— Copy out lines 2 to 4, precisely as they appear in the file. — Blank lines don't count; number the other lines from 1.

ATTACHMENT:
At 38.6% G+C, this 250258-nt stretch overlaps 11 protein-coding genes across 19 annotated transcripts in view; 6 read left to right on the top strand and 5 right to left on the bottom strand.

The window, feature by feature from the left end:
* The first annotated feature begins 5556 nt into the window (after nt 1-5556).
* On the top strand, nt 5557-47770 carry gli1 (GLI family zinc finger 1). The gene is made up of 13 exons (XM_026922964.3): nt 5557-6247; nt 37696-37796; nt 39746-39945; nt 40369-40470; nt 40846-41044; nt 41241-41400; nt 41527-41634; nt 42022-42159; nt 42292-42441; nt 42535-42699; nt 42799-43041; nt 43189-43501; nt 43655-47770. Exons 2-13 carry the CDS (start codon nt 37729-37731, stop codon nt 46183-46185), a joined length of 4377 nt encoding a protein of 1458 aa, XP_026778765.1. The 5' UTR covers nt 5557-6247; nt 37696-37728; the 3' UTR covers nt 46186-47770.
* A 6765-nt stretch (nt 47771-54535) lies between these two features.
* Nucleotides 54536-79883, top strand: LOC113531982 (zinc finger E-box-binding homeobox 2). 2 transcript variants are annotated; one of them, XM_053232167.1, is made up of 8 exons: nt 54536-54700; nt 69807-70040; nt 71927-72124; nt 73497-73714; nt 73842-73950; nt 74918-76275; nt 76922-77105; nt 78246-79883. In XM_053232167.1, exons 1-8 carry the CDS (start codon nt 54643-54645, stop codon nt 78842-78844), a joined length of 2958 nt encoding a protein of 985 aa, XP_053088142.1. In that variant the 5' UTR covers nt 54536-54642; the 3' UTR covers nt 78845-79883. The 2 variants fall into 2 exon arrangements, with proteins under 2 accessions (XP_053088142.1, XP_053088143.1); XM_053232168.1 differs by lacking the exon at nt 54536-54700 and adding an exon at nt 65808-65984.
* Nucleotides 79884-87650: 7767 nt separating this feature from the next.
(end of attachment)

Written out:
The window, feature by feature from the left end:
* The first annotated feature begins 5556 nt into the window (after nt 1-5556).
* On the top strand, nt 5557-47770 carry gli1 (GLI family zinc finger 1). The gene is made up of 13 exons (XM_026922964.3): nt 5557-6247; nt 37696-37796; nt 39746-39945; nt 40369-40470; nt 40846-41044; nt 41241-41400; nt 41527-41634; nt 42022-42159; nt 42292-42441; nt 42535-42699; nt 42799-43041; nt 43189-43501; nt 43655-47770. Exons 2-13 carry the CDS (start codon nt 37729-37731, stop codon nt 46183-46185), a joined length of 4377 nt encoding a protein of 1458 aa, XP_026778765.1. The 5' UTR covers nt 5557-6247; nt 37696-37728; the 3' UTR covers nt 46186-47770.